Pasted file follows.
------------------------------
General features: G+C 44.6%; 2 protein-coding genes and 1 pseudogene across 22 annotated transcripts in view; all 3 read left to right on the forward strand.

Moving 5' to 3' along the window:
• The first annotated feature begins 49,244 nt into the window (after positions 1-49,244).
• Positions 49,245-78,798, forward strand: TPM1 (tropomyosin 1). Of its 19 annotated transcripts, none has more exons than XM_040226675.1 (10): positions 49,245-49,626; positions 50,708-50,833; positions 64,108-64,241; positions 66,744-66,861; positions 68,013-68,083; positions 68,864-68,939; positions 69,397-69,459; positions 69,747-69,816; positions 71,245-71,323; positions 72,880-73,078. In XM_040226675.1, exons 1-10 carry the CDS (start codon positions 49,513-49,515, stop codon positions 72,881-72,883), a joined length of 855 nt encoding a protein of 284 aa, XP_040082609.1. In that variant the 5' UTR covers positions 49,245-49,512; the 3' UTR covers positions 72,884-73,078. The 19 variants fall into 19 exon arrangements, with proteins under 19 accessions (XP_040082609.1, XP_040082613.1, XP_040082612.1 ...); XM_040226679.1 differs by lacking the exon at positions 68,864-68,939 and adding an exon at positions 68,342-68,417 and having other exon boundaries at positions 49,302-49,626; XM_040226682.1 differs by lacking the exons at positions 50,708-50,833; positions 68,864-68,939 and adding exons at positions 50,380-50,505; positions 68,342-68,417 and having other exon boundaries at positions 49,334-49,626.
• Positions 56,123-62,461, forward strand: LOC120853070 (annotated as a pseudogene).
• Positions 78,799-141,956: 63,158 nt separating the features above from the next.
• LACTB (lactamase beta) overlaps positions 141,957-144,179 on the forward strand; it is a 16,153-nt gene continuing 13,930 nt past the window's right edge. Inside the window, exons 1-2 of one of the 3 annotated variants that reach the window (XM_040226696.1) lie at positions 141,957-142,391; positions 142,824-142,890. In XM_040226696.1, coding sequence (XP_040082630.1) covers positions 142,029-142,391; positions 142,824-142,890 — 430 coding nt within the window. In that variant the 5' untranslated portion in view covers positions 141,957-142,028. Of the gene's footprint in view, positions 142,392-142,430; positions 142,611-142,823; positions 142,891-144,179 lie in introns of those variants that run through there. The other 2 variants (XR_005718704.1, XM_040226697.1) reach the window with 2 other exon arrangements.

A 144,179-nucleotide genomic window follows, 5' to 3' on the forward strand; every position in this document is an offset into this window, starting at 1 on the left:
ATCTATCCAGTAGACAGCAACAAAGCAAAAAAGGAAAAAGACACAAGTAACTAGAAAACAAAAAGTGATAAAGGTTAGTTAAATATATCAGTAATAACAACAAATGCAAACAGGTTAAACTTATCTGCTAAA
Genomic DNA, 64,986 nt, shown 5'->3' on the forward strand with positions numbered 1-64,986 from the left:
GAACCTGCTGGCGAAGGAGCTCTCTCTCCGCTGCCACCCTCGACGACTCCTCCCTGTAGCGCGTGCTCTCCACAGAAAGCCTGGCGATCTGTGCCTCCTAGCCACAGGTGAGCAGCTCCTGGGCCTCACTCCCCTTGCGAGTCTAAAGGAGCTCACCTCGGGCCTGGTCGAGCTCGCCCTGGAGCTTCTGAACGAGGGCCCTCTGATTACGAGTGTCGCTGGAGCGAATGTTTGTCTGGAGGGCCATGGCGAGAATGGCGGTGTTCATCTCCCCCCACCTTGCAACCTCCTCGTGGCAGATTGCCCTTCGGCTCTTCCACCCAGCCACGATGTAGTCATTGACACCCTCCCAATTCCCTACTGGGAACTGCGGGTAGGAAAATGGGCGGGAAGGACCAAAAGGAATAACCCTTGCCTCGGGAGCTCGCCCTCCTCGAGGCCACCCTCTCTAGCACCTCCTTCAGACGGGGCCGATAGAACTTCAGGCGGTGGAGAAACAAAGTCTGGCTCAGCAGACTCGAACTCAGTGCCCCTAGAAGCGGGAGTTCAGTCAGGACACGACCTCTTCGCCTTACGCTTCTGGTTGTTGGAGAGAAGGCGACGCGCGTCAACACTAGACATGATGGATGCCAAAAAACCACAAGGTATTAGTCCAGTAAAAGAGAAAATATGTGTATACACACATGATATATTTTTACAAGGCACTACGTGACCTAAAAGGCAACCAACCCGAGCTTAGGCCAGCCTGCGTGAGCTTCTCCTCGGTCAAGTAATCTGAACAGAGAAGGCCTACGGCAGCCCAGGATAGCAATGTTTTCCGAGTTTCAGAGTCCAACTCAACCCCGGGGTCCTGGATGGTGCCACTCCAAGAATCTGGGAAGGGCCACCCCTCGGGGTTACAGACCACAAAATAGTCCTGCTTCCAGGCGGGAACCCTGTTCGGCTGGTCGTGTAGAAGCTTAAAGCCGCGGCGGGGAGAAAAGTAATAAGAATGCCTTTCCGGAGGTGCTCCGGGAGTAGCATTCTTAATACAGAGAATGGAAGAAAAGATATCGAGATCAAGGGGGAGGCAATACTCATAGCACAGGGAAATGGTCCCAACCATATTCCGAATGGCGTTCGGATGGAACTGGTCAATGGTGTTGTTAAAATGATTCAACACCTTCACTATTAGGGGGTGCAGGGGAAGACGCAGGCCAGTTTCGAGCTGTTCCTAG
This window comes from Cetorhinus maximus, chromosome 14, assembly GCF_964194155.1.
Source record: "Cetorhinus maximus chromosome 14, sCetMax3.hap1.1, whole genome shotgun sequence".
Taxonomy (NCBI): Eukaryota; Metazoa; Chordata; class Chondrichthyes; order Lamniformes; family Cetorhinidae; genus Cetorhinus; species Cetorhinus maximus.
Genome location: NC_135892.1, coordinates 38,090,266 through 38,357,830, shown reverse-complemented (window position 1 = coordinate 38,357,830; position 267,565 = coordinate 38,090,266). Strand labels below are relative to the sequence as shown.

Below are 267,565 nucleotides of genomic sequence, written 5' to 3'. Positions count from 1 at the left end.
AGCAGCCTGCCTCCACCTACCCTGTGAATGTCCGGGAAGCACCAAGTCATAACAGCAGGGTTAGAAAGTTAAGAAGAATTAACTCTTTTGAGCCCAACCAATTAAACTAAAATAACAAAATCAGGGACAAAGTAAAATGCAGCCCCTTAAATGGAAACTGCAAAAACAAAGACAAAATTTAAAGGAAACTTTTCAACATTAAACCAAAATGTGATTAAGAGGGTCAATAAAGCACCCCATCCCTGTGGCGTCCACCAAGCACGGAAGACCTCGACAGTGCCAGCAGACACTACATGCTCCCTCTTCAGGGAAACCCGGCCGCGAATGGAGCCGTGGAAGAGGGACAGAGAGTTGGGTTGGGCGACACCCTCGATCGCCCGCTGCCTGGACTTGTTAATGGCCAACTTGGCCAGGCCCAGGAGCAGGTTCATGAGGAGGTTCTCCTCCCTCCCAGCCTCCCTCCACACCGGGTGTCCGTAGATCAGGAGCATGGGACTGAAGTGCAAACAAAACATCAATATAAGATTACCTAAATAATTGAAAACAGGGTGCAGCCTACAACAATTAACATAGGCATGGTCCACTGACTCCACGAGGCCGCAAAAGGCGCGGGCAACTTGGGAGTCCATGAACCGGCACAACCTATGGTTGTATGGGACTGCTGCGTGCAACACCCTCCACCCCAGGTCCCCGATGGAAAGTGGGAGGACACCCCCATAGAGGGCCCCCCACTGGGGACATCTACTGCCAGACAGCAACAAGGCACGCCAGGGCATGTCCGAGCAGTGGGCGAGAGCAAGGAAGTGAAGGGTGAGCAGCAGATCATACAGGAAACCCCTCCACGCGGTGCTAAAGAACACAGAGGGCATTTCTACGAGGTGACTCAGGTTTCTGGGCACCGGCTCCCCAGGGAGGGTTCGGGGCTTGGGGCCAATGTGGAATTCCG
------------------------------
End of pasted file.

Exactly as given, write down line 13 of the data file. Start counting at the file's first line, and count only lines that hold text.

Source record: "Cetorhinus maximus chromosome 14, sCetMax3.hap1.1, whole genome shotgun sequence".